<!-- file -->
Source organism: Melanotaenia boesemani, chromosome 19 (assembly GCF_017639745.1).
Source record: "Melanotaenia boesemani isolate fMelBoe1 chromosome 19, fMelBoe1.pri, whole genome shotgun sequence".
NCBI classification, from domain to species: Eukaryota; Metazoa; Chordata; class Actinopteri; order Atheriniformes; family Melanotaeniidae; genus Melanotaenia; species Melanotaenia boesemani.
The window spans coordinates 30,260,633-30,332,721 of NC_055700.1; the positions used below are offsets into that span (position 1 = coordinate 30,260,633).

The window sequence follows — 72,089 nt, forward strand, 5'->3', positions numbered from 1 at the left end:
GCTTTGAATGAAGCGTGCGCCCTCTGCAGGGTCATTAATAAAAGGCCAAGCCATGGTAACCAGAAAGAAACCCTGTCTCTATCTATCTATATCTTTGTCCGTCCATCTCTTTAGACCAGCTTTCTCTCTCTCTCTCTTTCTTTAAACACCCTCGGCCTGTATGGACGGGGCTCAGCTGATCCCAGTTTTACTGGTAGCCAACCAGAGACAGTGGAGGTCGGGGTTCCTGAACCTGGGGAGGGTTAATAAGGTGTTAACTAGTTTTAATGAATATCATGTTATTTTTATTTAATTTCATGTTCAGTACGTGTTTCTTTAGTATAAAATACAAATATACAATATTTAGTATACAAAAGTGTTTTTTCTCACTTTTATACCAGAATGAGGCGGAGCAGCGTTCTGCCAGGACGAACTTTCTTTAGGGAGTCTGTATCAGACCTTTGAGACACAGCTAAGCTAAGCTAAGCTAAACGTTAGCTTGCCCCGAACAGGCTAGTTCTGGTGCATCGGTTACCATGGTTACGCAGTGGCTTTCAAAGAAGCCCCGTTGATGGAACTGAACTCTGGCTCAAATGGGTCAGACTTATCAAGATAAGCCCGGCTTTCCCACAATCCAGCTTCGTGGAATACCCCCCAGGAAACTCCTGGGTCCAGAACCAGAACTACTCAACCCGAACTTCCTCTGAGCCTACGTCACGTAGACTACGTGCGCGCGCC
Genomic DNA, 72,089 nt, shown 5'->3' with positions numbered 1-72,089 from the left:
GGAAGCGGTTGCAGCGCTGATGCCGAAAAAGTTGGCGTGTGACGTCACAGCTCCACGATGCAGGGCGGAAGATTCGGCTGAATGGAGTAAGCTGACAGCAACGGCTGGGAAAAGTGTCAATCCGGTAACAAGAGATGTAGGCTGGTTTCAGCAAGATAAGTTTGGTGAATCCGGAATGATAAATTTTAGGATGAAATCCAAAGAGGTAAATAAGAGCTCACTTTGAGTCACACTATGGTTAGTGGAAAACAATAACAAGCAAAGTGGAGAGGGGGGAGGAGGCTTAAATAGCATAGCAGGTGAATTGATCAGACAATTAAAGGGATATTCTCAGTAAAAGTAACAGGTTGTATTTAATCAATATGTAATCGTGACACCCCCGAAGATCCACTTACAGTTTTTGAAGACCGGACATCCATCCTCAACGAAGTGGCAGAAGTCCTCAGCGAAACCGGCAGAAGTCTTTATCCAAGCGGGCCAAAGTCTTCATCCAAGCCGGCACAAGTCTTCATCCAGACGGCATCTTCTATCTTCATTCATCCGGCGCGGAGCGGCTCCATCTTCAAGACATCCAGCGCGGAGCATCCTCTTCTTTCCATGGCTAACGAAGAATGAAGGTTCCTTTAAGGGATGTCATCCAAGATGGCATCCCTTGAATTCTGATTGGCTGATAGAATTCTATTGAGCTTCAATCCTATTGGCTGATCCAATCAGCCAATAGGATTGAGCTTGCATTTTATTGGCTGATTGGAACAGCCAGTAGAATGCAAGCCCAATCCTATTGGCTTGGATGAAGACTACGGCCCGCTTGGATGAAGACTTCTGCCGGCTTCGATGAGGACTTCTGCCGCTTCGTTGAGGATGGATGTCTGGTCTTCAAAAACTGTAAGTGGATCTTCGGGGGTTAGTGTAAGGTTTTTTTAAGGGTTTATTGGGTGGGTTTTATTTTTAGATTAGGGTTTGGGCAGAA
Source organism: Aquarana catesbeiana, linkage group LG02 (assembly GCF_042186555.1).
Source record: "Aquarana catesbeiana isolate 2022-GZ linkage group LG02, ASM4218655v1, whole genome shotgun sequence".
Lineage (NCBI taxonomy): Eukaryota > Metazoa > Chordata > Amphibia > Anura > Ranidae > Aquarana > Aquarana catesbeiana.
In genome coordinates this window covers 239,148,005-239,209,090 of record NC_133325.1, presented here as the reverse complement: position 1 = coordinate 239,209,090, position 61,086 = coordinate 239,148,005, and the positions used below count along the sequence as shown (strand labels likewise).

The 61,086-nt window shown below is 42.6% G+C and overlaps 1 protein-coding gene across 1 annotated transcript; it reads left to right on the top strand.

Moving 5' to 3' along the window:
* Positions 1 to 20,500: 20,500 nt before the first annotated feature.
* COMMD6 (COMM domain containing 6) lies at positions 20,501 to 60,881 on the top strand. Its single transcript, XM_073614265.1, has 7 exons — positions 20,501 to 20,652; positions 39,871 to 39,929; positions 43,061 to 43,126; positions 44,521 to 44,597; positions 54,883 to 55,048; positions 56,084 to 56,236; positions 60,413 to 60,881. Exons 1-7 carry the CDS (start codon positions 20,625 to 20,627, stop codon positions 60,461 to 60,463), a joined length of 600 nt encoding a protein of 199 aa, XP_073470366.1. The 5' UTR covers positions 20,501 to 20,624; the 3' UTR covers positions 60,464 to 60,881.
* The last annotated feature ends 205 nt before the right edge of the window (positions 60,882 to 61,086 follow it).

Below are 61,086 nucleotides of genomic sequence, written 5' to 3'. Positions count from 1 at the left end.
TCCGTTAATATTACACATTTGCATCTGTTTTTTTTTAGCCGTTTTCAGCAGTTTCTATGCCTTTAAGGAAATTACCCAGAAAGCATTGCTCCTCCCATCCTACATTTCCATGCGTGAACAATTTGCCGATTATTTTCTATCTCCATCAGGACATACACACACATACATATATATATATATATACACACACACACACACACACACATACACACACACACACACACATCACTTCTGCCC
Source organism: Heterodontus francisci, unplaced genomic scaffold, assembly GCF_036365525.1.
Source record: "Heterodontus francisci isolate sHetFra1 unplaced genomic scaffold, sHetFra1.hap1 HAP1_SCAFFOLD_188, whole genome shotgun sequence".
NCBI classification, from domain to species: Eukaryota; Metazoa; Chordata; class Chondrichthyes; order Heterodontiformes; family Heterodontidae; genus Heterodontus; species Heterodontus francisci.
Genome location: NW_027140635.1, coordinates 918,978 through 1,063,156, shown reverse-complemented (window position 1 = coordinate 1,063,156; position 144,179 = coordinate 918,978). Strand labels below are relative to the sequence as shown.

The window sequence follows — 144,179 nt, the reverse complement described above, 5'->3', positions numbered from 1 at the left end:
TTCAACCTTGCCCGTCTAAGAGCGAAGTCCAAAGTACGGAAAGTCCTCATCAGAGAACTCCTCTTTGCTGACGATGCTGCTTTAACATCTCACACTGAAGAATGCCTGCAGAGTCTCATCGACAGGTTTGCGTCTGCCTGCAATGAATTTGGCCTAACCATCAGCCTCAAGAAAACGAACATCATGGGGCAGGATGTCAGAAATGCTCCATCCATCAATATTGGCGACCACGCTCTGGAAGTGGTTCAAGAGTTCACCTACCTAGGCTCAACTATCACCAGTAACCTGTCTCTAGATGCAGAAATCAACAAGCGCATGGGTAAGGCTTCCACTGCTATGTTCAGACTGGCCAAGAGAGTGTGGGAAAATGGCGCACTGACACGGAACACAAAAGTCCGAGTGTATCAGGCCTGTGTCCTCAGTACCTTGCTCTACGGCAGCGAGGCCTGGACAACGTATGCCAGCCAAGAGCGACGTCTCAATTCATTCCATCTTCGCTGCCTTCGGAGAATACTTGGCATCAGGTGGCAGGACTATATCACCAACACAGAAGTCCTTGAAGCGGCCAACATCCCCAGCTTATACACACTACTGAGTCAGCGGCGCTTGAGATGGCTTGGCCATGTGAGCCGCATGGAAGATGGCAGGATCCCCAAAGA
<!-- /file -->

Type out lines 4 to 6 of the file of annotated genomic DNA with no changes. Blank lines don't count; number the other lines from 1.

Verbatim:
The window spans coordinates 30,260,633-30,332,721 of NC_055700.1; the positions used below are offsets into that span (position 1 = coordinate 30,260,633).

The window sequence follows — 72,089 nt, forward strand, 5'->3', positions numbered from 1 at the left end:
GCTTTGAATGAAGCGTGCGCCCTCTGCAGGGTCATTAATAAAAGGCCAAGCCATGGTAACCAGAAAGAAACCCTGTCTCTATCTATCTATATCTTTGTCCGTCCATCTCTTTAGACCAGCTTTCTCTCTCTCTCTCTTTCTTTAAACACCCTCGGCCTGTATGGACGGGGCTCAGCTGATCCCAGTTTTACTGGTAGCCAACCAGAGACAGTGGAGGTCGGGGTTCCTGAACCTGGGGAGGGTTAATAAGGTGTTAACTAGTTTTAATGAATATCATGTTATTTTTATTTAATTTCATGTTCAGTACGTGTTTCTTTAGTATAAAATACAAATATACAATATTTAGTATACAAAAGTGTTTTTTCTCACTTTTATACCAGAATGAGGCGGAGCAGCGTTCTGCCAGGACGAACTTTCTTTAGGGAGTCTGTATCAGACCTTTGAGACACAGCTAAGCTAAGCTAAGCTAAACGTTAGCTTGCCCCGAACAGGCTAGTTCTGGTGCATCGGTTACCATGGTTACGCAGTGGCTTTCAAAGAAGCCCCGTTGATGGAACTGAACTCTGGCTCAAATGGGTCAGACTTATCAAGATAAGCCCGGCTTTCCCACAATCCAGCTTCGTGGAATACCCCCCAGGAAACTCCTGGGTCCAGAACCAGAACTACTCAACCCGAACTTCCTCTGAGCCTACGTCACGTAGACTACGTGCGCGCGCC